The sparrowhawk decided to miss rather than hit, although I went for a mountain bike ride on Sunday morning and had possibly my best sighting of Rufous-chested Sparrowhawk in a very long time.
We tramped for the buttonquail for over 2 hours with as little success, and despite trying in several places in perfect habitat for the Striped Flufftail we didn’t turn that one up either.
I calculated that we spent almost 6 hours looking for those three birds, during the course of the day, and although it did overlap with quite a few other endemics it did eat away at the time we had allocated. Still, it was a great day out and we managed to add 18 species to Noah’s list. Adding 18 species for a guy that is on 3,704 was a pretty good result.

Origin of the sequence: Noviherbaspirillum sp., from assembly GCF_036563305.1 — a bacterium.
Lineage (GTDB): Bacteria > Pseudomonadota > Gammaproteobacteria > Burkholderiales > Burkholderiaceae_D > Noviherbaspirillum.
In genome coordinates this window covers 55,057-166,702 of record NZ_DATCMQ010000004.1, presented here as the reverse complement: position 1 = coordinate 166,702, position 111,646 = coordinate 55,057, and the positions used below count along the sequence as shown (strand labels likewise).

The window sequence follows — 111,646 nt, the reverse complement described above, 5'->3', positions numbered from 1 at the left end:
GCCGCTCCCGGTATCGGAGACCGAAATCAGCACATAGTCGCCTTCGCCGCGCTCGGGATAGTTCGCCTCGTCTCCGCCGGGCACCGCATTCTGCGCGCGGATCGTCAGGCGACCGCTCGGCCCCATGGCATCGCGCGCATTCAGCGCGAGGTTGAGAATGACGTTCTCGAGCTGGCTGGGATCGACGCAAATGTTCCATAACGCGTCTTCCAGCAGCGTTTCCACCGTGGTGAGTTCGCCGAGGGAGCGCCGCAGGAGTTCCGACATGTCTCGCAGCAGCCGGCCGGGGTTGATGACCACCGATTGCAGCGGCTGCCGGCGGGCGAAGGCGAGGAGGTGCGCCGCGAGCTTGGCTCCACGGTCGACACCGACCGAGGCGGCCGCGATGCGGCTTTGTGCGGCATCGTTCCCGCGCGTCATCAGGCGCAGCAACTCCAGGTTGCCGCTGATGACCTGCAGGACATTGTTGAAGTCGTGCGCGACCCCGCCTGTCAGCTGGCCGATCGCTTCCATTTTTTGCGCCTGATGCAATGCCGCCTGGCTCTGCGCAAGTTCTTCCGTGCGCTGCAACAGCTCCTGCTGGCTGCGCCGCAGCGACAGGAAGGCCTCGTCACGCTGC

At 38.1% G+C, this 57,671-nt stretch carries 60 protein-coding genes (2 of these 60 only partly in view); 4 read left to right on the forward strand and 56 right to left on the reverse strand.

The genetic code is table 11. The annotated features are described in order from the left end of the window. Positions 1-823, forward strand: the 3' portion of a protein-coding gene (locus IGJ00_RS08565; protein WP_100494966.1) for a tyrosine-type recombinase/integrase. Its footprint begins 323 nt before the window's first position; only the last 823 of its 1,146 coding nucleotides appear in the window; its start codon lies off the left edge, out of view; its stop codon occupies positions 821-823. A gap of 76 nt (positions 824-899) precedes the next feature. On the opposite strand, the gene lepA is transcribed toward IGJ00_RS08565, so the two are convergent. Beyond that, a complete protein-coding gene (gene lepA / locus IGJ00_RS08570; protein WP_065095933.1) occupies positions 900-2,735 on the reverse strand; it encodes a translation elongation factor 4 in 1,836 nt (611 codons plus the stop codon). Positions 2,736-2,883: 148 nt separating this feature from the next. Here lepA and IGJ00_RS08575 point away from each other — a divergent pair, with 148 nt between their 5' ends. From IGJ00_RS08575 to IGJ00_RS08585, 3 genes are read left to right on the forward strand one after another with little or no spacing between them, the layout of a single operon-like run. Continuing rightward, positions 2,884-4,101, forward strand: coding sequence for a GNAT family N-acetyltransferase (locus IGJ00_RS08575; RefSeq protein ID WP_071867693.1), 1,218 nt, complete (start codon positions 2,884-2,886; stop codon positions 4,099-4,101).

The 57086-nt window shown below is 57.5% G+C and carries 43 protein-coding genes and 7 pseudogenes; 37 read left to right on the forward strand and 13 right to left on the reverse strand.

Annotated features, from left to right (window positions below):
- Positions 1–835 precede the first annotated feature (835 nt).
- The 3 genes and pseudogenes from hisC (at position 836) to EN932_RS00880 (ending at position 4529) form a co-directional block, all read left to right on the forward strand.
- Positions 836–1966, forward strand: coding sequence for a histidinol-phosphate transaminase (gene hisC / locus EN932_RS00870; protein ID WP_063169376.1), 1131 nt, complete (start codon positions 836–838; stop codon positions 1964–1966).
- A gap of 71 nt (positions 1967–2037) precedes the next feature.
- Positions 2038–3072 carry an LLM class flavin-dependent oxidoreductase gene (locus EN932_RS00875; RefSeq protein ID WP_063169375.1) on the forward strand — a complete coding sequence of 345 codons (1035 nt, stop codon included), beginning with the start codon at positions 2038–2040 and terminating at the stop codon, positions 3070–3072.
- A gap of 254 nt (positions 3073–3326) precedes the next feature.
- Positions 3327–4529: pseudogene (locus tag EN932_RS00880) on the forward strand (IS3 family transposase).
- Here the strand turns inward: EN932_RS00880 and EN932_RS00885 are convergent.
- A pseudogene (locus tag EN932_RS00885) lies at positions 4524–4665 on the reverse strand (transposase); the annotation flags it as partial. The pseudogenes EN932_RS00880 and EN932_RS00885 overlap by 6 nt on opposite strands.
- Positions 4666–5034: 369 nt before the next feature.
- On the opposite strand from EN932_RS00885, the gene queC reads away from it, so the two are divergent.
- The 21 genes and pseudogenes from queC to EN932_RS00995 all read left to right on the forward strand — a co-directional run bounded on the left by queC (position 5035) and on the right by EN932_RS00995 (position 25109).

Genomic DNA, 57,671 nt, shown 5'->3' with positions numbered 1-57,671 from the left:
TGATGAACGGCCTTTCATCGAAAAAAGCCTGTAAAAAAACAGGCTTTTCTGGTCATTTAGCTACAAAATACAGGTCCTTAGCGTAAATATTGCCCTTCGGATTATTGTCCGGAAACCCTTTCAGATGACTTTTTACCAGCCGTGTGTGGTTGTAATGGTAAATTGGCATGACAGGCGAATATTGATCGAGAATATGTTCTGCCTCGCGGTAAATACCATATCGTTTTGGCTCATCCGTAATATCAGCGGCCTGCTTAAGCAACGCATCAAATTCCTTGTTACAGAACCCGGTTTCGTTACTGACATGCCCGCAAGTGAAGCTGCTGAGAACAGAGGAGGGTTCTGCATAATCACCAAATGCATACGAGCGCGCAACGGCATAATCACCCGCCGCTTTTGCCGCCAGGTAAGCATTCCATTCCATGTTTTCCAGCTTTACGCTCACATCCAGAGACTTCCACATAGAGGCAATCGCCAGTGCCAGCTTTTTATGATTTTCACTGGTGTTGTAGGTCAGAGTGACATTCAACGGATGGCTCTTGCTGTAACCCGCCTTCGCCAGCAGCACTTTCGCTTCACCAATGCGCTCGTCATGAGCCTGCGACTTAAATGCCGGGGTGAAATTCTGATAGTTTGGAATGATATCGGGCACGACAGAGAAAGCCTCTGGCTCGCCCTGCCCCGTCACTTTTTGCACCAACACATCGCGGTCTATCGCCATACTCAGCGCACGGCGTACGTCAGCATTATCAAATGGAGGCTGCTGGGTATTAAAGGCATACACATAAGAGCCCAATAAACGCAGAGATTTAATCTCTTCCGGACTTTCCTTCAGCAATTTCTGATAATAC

Noah had given us a lifeline in saying that his two non-negotiables were Cape Rockjumper and African Penguin. Those were a little more within our ability to guarantee than the “Holy Trinity”.
We started the day off at Rhodes Memorial, looking for that dastardly accipiter, where we at least added Cape Sugarbird, Cape Bulbul, Malachite Sunbird and Cape Siskin to make sure the list ticked over. We were also fortunate enough to see a Brown-backed Honeybird at Rhodes Memorial and, although Noah had recorded this one by call earlier on in the year, it was now a full lifer as he got a good view of it as it flitted between the tall alien trees.